Charlotte is the second largest financial center in the country and home to the headquarters of some of the nation’s largest financial institutions. LendingTree chose to locate here for that reason, in addition to access to a local pool of talented executives and the high quality of life.

You’ve begun turning a profit this year, and your stock price has rebounded significantly. To what do you credit this?

Staying focused on our core business model — providing consumers with choice, convenience and value and empowering them to take control of the loan process. We also ensure that the lenders and real estate professionals with whom we connect the millions of consumers from our site adhere to the very highest in customer service standards. LendingTree has always conducted our business in the same disciplined manner.

You recently received a patent for your Lend-X software. Do you see much of a market in licensing it to financial institutions?

We have seen some very positive results from licensing Lend-X to financial and non-financial institutions. Since Lend-X is the proprietary technology that powers the LendingTree site, it provides us with the perfect ‘success story’ to market to potential clients. We currently have 33 Lend-X clients (priceline.com, Freddie Mac, Bank of America to name a few) who have licensed Lend-X to power their own loan centers. We also have a number of lender clients on our Exchange who have also adopted Lend-X to power their own sites.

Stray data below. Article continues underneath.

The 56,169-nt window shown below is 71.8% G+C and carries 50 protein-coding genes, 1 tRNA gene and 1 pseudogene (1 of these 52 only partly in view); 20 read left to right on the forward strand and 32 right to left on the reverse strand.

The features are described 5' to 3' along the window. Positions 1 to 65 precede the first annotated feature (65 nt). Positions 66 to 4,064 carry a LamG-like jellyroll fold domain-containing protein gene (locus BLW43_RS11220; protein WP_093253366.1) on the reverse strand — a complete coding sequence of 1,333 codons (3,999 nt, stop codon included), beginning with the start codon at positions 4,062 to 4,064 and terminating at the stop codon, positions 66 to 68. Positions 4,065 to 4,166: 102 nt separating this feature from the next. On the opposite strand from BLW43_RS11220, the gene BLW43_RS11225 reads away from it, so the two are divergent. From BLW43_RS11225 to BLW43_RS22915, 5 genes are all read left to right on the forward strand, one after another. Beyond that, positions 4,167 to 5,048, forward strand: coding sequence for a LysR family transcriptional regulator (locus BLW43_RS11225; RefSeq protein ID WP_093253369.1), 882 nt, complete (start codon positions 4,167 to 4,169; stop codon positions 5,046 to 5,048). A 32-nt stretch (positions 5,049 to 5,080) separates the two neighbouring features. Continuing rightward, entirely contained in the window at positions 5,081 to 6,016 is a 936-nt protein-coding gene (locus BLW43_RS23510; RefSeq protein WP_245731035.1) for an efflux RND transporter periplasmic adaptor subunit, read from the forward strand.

How much are you spending on your TV ads? How long have you been running them, and have they been successful?

LendingTree launched the original ad campaign in February 2000, right after the company went public. The initial advertising budget was $50 million, which was used to build brand awareness nationwide. Since the launch of these ads, our brand awareness has catapulted to 59% national awareness among adult consumers, aged 18-54, and 70% brand awareness in targeted markets.